One of the oldest known records of paperwork that served in a role similar to that of a passport is observed in the Hebrew Bible.
Nehemiah 2:7–9, recording from 450 BCE, mentions that Nehemiah, an administrator working for the King Artaxerxes I of Persia, sought permission to travel to Judea; the king awarded leave and presented him a letter “to the royal governors beyond the river” petitioning safe passage for him as he walked through their lands.
Arthashastra (3rd century BCE) discusses passes issued at the rate of one Masha per pass to exit and enter the country. Chapter 34 of the Arthashastra’s Second Book covers the duties of the Mudrādhyakṣa (meaning ‘Seals Superintendent’), who must present sealed passes before an individual could enter or leave the nation.
As old as the Western Han(202 BCE-220 CE), passports were an essential part of the Chinese bureaucracy. They expected such details as height, age, and bodily features. These passports (also called Zhuan) ascertained an individual’s ability to move throughout royal counties and through points of control. Even kids needed passports, but those under two years in their mother’s care might not have needed them.
In the medieval Islamic Caliphate, a unique type of passport was the bara’a, a certificate for paid taxes. Only people who ultimately paid their jizya (for dhimmis) or zakah (for Muslims) taxes were allowed to travel to all areas of the Caliphate; thus, the bara’a certificate was a type of an ancient passport.
Etymological references show that the term “passport” is from an ancient document that was needed to move through the gate (or “porte”) of a town wall or to pass through a boundary. In medieval Europe, such certificates were issued to foreign travelers by local authorities (as opposed to residents, as is the modern practice) and usually contained a list of cities and towns the receipt holder was permitted to pass through or enter. On the whole, documents were not necessary for travel to seaports, which were deemed open trading points, but records were must to travel inland from seaports.
King Henry V of England is attributed to have created what some consider the first passport in the contemporary sense to help his team prove who they were in foreign lands. The earliest reference to these documents is recorded in a 1414 Act of Parliament. In 1540, presenting travel documents in England became the Privy Council of England’s role, and it was around this period that the term “passport” was utilized for the first time.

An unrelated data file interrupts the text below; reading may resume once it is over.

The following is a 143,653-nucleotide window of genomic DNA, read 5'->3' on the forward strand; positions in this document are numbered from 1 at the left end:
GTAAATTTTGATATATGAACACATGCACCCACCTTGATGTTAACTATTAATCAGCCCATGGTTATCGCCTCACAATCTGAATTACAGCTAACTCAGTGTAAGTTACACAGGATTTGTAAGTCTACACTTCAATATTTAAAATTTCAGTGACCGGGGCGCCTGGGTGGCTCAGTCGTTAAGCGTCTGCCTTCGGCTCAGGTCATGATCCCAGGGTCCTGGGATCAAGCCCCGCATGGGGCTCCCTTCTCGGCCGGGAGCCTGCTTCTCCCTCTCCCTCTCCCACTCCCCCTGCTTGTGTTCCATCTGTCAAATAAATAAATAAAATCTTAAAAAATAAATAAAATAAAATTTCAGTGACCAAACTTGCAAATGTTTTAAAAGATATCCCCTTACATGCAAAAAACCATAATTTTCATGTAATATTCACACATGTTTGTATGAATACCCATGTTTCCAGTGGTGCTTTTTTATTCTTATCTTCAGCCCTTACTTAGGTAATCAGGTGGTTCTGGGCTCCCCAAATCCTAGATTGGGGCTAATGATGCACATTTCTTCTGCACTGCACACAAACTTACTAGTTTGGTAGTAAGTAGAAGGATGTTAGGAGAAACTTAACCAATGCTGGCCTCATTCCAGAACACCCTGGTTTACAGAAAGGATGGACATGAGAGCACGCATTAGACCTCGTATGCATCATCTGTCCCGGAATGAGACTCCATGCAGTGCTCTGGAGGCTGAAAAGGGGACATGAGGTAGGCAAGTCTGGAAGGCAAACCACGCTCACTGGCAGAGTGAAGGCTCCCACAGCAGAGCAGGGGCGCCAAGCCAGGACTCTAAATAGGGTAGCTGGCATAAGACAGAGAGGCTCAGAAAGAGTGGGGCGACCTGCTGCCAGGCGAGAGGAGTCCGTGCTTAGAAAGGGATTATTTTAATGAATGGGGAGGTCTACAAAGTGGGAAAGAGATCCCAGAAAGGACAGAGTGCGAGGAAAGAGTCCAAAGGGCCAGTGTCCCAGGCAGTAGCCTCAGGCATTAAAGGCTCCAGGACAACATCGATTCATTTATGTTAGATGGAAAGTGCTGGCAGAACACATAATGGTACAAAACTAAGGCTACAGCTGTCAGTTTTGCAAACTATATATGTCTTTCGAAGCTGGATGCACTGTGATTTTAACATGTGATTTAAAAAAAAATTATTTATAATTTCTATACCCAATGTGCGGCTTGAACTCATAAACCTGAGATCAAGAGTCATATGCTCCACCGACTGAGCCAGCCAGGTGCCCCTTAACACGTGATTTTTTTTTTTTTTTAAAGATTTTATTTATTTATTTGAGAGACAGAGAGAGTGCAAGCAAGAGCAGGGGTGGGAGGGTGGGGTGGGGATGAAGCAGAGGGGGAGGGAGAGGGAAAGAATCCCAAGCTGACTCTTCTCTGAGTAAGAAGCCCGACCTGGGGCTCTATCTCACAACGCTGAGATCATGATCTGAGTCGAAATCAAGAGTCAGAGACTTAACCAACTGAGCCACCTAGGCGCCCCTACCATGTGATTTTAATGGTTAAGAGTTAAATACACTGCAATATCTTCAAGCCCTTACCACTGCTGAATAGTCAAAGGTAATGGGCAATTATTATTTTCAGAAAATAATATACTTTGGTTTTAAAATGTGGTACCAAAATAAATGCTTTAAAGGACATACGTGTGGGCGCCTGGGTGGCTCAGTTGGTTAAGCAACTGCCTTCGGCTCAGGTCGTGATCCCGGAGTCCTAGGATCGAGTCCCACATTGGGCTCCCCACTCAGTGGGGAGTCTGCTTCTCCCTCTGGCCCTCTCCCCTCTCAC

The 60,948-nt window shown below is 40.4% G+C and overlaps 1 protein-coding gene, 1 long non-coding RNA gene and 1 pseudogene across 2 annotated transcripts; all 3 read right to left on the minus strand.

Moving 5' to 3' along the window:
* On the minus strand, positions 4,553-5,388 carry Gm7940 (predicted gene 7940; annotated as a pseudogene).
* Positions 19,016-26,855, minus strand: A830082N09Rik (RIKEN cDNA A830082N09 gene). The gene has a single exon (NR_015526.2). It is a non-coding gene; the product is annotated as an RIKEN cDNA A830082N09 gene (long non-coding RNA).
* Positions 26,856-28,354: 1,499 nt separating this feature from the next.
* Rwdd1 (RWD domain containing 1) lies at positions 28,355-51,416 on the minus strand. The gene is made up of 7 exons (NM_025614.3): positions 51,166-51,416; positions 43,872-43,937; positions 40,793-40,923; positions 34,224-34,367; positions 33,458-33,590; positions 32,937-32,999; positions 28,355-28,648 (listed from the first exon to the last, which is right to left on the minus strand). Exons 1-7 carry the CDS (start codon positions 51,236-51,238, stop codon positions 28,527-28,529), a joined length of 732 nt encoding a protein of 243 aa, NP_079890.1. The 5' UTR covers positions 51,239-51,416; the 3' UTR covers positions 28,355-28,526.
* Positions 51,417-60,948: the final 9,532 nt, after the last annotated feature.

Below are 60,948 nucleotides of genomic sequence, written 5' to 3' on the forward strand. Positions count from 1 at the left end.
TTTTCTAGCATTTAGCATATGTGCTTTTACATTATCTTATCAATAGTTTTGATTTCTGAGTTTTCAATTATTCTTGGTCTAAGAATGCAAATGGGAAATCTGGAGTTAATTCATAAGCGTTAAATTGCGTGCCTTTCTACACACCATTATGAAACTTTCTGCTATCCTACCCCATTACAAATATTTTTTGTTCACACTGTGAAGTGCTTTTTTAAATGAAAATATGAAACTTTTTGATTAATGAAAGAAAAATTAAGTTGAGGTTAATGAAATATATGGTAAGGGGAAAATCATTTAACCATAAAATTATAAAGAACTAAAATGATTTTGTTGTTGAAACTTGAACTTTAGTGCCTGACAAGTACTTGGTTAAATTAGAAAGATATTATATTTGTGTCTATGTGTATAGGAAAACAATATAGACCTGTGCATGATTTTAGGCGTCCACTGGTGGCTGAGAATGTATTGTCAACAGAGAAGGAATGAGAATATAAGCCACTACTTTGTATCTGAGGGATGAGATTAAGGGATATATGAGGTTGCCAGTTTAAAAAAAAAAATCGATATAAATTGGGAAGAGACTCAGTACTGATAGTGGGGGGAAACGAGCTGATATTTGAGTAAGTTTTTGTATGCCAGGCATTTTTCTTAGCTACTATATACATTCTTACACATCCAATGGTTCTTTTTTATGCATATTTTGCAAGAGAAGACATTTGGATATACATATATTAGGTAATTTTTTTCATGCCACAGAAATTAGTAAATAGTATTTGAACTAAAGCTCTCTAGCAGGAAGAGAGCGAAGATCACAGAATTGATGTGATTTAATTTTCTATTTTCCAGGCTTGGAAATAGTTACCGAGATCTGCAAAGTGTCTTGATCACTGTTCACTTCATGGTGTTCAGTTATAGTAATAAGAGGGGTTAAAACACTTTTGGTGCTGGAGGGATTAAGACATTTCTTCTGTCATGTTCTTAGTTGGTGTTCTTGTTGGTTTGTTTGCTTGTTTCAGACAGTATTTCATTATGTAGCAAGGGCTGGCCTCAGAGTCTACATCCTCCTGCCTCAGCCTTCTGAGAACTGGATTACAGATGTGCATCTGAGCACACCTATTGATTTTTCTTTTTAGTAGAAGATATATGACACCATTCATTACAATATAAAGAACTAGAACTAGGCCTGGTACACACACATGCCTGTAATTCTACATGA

In 1794, presenting British passports became the work of the Office of the Secretary of State. The 1548 Imperial Diet of Augsburg ordered the public to hold imperial documents for travel, at the risk of exile.
A rapid expansion of wealth and railway infrastructure in Europe starting in the mid-nineteenth century led to sizeable international travel volume and a following unique dilution of the passport system for around thirty years before World War I. The speed of trains and the number of travelers that crossed many borders made passport law enforcement hard. The general reaction was the passport requirements relaxation. During the second half of the nineteenth century and up to WW (World War) I, passports was not necessary, on the whole, for travel within Europe, and crossing a border was a comparatively straightforward procedure. Consequently, relatively few people held passports.
During World War I, European governments launched border passport requirements for security reasons and to control the movement of people with useful skills. These controls remained in place post-war, becoming a model, though questionable, procedure. British tourists of the 1920s complained, particularly about physical descriptions and attached photographs, which they considered led to a “nasty dehumanization.”
The British Nationality and Status of Aliens Act became law in 1914, defining citizenship and designing a passport’s booklet form.
In 1920, the League of Nations discussed passports, the Paris Conference on Passports & Customs Formalities, and Tickets.
A general booklet design and passport guidelines resulted from the meeting, followed by conferences in 1926 and 1927.
While the UN (United Nations) held a long travel conference in 1963, no passport regulations arose from it. Passport standardization came about in the mid-1980s, under the International Civil Aviation Organization (ICAO) auspices. ICAO figures include those for machine-readable passports. Such documents have an area where some of the data otherwise written in textual form is recorded as strings of alphanumeric characters, printed in a manner fitting for optical character verification. This enables law enforcement agents and border controllers to process these passports more quickly without entering the information manually into a computer. ICAO declares Doc 9303 Machine Readable Travel Documents, the technical standard for machine-readable passports.
A more recent standard is for biometric passports. These contain biometrics to verify the identity of travelers. The passport’s critical information is stored on a tiny RFID computer chip, much like data stored on smartcards. Like some smartcards, the passport booklet design calls for an enclosed contactless chip that can hold digital signature data to guarantee the passport and biometric data integrity.